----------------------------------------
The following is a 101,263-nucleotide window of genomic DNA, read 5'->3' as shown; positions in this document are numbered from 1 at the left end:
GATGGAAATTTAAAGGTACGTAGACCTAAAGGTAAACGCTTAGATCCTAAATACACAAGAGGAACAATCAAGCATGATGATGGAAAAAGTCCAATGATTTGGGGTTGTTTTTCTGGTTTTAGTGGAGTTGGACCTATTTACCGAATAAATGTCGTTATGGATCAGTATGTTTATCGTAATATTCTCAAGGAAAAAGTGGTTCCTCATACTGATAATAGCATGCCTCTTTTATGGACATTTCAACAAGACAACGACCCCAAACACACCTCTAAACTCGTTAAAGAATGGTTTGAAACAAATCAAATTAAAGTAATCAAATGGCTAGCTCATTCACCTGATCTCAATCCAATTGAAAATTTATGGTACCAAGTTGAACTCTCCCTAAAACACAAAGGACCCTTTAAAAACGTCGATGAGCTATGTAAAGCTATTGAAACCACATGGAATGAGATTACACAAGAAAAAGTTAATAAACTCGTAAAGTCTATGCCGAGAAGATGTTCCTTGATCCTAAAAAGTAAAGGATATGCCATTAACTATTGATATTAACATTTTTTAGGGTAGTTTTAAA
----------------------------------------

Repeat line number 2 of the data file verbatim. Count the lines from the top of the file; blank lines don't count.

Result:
GATGGAAATTTAAAGGTACGTAGACCTAAAGGTAAACGCTTAGATCCTAAATACACAAGAGGAACAATCAAGCATGATGATGGAAAAAGTCCAATGATTTGGGGTTGTTTTTCTGGTTTTAGTGGAGTTGGACCTATTTACCGAATAAATGTCGTTATGGATCAGTATGTTTATCGTAATATTCTCAAGGAAAAAGTGGTTCCTCATACTGATAATAGCATGCCTCTTTTATGGACATTTCAACAAGACAACGACCCCAAACACACCTCTAAACTCGTTAAAGAATGGTTTGAAACAAATCAAATTAAAGTAATCAAATGGCTAGCTCATTCACCTGATCTCAATCCAATTGAAAATTTATGGTACCAAGTTGAACTCTCCCTAAAACACAAAGGACCCTTTAAAAACGTCGATGAGCTATGTAAAGCTATTGAAACCACATGGAATGAGATTACACAAGAAAAAGTTAATAAACTCGTAAAGTCTATGCCGAGAAGATGTTCCTTGATCCTAAAAAGTAAAGGATATGCCATTAACTATTGATATTAACATTTTTTAGGGTAGTTTTAAA